The big players in the television technology race are squaring off over the latest version of the "next big thing".
They have already shrunk our sets to whippet thin and super light, offered us new kinds of practical wall-mounting options, and rounded up unsightly cables.
But the quality of the screens and the pictures they offer us is still undergoing innovation and competition.
Brands such as LG and Sony are betting on organic light-emitting diode (OLED) screens, while Samsung champions quantum dot ones.
But what’s the difference?
OLEDs are not back-lit by a LED screen, but by electrifying the organic material of the screen itself. So sets can be thinner than LED TVs and offer incredible response time and colour accuracy.
This is because the pixels are controlled individually, and if a section of the picture is black, the pixels in that section of screen do not light up at all. That way they achieve excellent contrast.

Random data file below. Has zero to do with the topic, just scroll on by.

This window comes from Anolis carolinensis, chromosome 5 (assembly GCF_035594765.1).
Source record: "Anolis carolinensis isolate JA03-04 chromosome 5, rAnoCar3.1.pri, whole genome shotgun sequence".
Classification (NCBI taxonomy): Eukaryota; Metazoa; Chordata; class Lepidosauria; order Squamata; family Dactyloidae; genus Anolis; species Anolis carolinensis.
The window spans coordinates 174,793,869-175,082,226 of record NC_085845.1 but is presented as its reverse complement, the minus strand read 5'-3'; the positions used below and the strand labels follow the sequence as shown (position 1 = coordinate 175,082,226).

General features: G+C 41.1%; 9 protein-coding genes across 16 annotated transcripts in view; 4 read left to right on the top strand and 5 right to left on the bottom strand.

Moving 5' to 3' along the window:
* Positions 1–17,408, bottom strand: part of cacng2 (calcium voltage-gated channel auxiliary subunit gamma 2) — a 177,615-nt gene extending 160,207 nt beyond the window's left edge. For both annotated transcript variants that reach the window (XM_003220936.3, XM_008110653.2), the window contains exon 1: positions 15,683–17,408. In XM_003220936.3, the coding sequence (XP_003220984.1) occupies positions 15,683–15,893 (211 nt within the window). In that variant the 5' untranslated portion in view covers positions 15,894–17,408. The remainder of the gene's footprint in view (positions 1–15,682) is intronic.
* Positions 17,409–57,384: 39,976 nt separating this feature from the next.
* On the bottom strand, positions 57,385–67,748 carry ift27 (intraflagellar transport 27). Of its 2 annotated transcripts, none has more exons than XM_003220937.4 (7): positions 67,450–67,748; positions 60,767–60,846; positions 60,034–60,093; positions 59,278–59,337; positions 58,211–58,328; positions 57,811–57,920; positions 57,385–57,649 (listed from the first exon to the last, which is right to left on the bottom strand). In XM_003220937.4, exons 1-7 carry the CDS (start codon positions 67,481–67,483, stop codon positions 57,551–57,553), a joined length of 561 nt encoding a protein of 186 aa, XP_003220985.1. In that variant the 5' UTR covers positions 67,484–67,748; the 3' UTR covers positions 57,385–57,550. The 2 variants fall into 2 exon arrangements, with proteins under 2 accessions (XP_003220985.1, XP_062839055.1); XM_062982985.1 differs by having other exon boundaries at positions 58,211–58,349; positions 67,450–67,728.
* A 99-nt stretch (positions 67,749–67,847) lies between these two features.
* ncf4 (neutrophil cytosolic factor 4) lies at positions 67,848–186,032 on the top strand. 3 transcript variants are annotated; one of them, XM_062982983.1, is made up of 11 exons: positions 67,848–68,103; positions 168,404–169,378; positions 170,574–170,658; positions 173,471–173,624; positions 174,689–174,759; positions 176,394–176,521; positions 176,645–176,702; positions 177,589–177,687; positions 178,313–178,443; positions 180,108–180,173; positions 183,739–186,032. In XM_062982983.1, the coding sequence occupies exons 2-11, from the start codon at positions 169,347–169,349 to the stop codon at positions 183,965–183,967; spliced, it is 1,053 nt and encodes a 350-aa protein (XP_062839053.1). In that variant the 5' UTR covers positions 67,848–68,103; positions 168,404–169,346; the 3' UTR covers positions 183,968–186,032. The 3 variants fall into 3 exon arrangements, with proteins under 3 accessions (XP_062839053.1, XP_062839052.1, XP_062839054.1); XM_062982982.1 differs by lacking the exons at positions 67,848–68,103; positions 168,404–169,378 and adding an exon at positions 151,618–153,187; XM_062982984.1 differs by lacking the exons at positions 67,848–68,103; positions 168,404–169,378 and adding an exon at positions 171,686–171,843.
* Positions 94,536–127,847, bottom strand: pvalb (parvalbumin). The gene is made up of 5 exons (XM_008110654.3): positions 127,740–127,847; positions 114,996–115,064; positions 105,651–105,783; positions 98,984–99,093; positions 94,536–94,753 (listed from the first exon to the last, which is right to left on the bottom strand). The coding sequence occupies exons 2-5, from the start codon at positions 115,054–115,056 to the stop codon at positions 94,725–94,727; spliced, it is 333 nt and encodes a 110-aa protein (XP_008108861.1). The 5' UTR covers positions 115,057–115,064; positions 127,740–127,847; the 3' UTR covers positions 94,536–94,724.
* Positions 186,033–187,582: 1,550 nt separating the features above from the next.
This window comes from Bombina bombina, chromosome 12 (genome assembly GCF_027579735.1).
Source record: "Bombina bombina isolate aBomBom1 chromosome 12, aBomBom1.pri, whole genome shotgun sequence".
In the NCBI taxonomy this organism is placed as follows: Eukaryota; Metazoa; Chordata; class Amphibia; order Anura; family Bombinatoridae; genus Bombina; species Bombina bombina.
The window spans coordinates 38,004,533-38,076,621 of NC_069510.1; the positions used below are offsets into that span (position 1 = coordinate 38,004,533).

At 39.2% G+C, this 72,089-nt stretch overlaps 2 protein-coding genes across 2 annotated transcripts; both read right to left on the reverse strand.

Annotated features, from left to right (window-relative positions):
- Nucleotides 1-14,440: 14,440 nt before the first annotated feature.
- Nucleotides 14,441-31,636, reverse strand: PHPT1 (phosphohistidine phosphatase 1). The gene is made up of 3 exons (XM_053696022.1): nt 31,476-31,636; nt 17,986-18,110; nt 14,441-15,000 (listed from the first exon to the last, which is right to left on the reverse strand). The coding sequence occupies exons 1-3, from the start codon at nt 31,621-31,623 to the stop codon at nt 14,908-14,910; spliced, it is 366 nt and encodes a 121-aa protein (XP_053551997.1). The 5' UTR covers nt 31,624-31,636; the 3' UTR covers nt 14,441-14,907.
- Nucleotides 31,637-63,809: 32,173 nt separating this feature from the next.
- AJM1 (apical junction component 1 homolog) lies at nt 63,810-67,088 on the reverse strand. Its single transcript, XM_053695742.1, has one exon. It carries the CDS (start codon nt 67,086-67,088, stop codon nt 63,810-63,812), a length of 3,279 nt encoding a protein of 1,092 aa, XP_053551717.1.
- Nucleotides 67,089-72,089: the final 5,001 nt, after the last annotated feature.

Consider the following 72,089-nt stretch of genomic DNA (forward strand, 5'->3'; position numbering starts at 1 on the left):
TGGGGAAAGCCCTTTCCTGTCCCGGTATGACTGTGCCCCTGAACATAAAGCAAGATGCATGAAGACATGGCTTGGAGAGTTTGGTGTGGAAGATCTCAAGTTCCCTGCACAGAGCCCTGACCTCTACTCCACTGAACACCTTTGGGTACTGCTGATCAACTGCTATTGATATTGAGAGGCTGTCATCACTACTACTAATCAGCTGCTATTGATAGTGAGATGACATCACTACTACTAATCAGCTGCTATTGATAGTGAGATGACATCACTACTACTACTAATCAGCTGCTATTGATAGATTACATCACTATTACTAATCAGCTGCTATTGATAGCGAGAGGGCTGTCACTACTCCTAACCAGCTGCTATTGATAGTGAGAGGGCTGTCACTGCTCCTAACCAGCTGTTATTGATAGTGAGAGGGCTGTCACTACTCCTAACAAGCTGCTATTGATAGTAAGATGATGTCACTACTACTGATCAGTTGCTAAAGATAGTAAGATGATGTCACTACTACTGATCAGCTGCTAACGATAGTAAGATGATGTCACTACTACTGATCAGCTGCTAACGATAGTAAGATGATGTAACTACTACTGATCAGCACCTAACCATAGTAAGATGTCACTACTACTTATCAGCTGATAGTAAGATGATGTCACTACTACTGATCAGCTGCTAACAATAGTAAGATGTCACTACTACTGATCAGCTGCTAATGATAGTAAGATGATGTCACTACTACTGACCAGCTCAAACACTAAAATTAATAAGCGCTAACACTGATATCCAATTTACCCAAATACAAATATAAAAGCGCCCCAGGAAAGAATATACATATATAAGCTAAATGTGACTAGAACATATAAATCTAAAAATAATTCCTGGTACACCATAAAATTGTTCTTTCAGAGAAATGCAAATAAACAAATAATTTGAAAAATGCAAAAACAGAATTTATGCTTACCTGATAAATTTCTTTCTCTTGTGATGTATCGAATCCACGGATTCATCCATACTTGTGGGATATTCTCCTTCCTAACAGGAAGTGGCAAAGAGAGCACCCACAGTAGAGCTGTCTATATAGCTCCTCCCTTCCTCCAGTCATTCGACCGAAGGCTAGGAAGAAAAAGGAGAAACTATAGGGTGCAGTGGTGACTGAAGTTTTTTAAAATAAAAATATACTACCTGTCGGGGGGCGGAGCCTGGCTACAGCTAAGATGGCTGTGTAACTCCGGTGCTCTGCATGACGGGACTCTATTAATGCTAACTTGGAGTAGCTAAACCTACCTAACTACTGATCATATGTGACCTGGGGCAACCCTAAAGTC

Quantum dot has been around a while. Tiny nanocrystals — from two to 10 nanometres big — give off colour according to their size. They are backlit by LEDs, but are tiny and offer brilliant accuracy and saturation across a wider range of colours than OLEDs, as well as great brightness.
And that’s what’s been sitting in my lounge for the past three weeks — a curved 55-inch Samsung Series 9 SUHD TV with quantum dot technology. Aesthetically it’s great, with an ultra-thin frame, and an elegant glint of metal for a stand. It almost appears to hover above the cabinet, and the 1,000-nit brightness makes for fantastic viewing.
It’s a smart TV, of course, and also connects with certain Samsung phones for remote control.
It has a searchable smart hub to let you find content, and autodetection for peripherals such as game consoles. Should you wish to examine the crow’s feet of your favourite Hollywood silver fox in alarming detail, this TV has the screen to do it on.
The models in the series range from R26,999 to R59,999, but the price is not ludicrous for this premium line.
Of course, the next "next big thing" is already on the horizon. Samsung recently announced its quantum dot light-emitting diodes (QLED) range — the Q7, Q8 and Q9 — which promises flexible, beautiful, low-power, high-colour screens that are relatively cheap to produce.
When these will be available in SA remains to be seen, but they are expected in the US later this year.
Samsung quantum dot TV
Cool factor *****Usability ***** Value for money ****